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Q: If you suddenly replaced all the water drops in a rainbow with same-sized spheres of polished diamond, what would happen to the rainbow? How do you calculate the size of a rainbow?

Physicist: A normal rainbow is created when light enters a water droplet, bounces once off of the far side, and comes back out.

Diamond “droplets” however don’t make rainbows. In order to get a rainbow that exists, and isn’t in a tiny ring right around the sun (where it’s drowned out), the light has to bounce three times inside the droplet. By then it’s so dim that it’s unlikely anyone could see it. But if you could: it would form an arc about 50° from the “anti-solar direction” (the direction exactly opposite the sun; where your shadow is). For comparison, an ordinary rainbow is an arc about 40° around the anti-solar direction. If it doesn’t make plenty of sense why a rainbow is angle-dependent, why not swing by the first rainbow post?

You can figure out where rainbows should be by thinking about how light bounces in a sphere and applying “Snell’s law” (named after the horrifically named “Willebrord Snellius“). Then you can figure out what direction the light will ultimately go by adding up how much it turns from each interaction.

Turn 1: When light enters the droplet it turns because of “refraction“. The exact amount is given by Snell’s gross-sounding law. If the index of refraction of the air is N A and the index of refraction of the water is N W , then: . It so happens that N A = 1 (well… 1.0003) and N W ≈ 1.3. N W is slightly different for different colors, which is ultimately what gives rise to rainbows. It takes a minute or two of pondering, but the light beam will turn to the right by an angle of . First, imagine that is zero, so the beam is pointing straight at the center of the drop. That’s a turn of angle (by opposite angles). Now increase and the amount of the turn decreases. .

Turn 2: Since the radius of the droplet is fixed, the path of the light and the radial lines form an isosceles triangle. There’s another ! Since the incoming and reflected angles have to be the same you get one more . If the beam were to have come straight back on itself that would’ve been a turn of 180°. But it falls short of that by . So, the second turn is to the right again by an angle of . If there are R reflections then the total turning angle will be .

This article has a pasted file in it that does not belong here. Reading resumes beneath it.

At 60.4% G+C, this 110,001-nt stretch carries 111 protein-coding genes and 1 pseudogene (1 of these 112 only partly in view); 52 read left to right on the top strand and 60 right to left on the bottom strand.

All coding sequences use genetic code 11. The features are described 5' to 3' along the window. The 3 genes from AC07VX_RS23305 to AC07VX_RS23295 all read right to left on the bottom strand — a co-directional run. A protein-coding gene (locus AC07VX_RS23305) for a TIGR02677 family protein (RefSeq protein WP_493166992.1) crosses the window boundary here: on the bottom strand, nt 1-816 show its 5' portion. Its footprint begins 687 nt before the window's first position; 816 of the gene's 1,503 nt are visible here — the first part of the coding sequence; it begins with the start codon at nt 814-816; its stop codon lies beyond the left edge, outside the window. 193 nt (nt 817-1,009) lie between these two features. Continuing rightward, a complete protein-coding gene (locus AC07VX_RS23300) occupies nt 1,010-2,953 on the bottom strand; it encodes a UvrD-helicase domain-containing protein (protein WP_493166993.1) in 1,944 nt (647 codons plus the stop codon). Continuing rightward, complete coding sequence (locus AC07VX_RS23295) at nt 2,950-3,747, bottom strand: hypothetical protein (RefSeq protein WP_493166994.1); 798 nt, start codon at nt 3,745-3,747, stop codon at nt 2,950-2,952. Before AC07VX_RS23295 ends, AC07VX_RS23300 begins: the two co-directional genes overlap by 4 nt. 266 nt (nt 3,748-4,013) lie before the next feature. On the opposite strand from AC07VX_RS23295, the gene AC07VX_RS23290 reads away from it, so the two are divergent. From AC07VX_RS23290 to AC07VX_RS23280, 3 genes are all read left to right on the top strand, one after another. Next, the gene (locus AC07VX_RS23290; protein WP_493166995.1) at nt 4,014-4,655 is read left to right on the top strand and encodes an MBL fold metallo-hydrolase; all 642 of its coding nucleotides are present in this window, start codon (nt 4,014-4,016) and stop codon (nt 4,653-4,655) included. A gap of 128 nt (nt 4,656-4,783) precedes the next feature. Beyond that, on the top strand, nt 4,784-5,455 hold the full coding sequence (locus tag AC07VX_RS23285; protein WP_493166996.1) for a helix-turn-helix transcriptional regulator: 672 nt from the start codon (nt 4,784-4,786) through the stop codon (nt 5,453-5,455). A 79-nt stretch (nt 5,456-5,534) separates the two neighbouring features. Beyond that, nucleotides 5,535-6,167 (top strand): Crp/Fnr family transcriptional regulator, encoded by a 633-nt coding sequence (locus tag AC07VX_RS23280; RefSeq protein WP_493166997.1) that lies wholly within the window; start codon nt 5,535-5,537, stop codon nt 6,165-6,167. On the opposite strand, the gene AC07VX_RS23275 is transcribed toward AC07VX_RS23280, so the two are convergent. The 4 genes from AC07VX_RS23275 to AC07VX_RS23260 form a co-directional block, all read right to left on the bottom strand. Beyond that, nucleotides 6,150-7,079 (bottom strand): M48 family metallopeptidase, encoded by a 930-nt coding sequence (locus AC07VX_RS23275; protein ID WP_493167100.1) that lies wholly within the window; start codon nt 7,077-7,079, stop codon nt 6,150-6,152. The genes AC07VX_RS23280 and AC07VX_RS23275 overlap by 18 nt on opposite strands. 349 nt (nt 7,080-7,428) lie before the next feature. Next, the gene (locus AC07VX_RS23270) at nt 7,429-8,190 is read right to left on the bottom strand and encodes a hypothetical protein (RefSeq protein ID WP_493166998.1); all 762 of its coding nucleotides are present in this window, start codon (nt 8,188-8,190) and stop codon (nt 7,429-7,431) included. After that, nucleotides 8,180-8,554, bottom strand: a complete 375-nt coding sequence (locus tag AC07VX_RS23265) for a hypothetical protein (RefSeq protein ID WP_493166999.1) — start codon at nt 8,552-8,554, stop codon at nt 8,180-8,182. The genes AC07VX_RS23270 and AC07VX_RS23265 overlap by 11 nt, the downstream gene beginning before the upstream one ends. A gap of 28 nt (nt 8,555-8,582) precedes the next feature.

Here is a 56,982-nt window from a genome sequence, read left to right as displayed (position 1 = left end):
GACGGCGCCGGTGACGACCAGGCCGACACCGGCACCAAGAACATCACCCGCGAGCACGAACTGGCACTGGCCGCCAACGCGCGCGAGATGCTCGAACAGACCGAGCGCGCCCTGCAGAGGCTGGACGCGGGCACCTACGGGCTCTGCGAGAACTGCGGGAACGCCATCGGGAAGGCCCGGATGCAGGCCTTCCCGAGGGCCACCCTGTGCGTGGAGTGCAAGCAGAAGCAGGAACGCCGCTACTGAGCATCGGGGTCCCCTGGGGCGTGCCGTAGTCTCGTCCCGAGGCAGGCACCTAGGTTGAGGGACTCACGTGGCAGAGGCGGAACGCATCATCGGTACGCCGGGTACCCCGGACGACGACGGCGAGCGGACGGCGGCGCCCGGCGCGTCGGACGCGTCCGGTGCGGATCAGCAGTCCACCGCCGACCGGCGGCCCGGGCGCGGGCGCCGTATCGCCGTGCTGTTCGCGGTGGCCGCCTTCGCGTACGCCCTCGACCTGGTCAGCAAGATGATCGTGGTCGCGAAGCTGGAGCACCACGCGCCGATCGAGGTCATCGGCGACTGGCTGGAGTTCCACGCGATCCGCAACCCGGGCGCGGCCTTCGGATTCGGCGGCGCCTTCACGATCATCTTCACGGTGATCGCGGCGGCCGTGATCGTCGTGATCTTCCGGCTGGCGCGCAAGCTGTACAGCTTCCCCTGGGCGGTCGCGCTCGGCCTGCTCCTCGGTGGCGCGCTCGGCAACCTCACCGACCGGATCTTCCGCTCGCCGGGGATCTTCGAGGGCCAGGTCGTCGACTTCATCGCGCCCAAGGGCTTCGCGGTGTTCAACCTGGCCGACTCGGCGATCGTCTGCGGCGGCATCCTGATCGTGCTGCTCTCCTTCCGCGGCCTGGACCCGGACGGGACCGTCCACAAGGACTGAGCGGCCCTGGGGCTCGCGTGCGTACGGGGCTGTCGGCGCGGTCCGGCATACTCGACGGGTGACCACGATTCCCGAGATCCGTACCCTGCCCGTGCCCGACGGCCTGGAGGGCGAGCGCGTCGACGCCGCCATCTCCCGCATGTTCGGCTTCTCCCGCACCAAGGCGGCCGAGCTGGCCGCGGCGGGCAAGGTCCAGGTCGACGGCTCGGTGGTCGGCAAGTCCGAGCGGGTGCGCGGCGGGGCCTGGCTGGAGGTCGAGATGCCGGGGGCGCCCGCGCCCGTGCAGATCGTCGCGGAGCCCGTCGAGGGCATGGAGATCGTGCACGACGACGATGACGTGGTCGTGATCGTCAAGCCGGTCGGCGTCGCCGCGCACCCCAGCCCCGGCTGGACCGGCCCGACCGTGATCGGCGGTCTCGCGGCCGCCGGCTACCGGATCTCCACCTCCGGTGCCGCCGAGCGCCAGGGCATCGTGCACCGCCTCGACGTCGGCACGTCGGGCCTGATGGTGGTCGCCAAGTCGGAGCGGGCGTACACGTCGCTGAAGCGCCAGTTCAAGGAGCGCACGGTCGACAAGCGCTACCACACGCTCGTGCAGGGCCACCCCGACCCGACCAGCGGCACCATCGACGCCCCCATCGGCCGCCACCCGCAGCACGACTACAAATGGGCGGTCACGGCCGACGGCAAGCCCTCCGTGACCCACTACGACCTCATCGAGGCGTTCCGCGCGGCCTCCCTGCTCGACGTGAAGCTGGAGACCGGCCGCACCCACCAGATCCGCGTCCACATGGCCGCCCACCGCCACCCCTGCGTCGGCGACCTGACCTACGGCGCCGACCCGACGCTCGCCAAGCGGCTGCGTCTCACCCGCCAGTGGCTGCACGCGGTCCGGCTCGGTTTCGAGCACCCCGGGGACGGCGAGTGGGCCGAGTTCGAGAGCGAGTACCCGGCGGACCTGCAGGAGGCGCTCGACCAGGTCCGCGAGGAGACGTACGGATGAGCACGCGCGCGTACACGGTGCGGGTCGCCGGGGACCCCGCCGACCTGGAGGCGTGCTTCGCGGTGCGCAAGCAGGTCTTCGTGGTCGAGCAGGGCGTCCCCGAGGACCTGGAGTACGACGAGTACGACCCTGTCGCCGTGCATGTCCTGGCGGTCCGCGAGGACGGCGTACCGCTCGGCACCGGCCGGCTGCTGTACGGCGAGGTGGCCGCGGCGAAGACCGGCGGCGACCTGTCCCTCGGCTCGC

Turn 3: Snell’s did-you-sneeze-or-are-we-talking-about-optics law works the same way forward and backward. That is; the angles are the same going in or coming out. So, turn 3 is also by an angle of .

The total angle, A, is the sum of the three turns: . Snell’s law can then be used to solve for :

So, the total turning angle is:

And allowing R reflections:

, by the way, mostly just describes where on the drop the light initially hits. In a second there’ll be a colorful graph that doesn’t make much sense. So consider this:

If a beam turns 180°, it’ll come right back at you. If it turns 120° it’ll form a 60° arc, and if it turns 240° it’ll still form a 60° arc. That’s a little confusing, so when you want to figure out how big a rainbow will be, quickly draw a picture to see what kind of angle the rainbow will make around the solar direction (toward the sun) or anti-solar direction (away).

Now check this out!

The index of diffraction is different for different materials, but it also changes for different colors of light (different frequencies). For water you can find them here. By graphing the total turning angle (vertical axis) vs. (horizontal axis) for several colors you can immediately see at what angle the rainbow will show up. In the graph above the red curve bottoms out lower than the other colors, so at 138° you’ll find red and nothing else. A little higher and you have mostly greens and not much else.

To see this, enlarge the picture above, get a pencil, and, holding it level, move it up the graph. You’ll notice that at various angles one color will be in contact with the top of the pencil for a far greater range than the other colors. Hence, at that angle a particular color will be far more common than the others.

In general, in these graphs, a rainbow will show up whenever there’s a minimum (for a maximum you’d need a really weird material that doesn’t follow Snell’s law). So, without graphing lots of colors, you can still spot the rainbow-angle where the curve hits a minimum.

So, here’s the curve for water turning-angle, alongside the curve for diamond (which has an index of refraction of about 2.4, but that depends on color too):

So: case closed. No diamond rainbows. But what about secondary rainbows?

You can bounce more than once inside of the droplet before coming out. Each time a beam of light hits the side of the droplet most of the light exits but some of it is reflected back in. One reflection gives you the standard rainbow, but two reflections gives you a second rainbow (hence: double rainbows).

Three reflections? Sure!

I got very stoked about this question. So for all you other backyard rainbow-and-math enthusiasts who want to figure out when and where rainbows will show up in different materials, here’s a list of some indeces of refraction, and the equation:

Where A is the turning angle, R is the number of reflections, N D is the index of refraction of the Droplets, and N S is the index of refraction of the Surrounding material. , again, isn’t terribly important. Graph it, look for a minimum, and figure out what angle in the sky that corresponds too.

By the way: did you know that Titan’s atmosphere is almost all nitrogen (N=1) and that it rains liquid methane (N=1.29)? Just saying.

I haven’t included anything about light intensity and reflection coefficients, but in general: three reflections is a bit much, and you can pretty much ignore what happens when is close to 90°.

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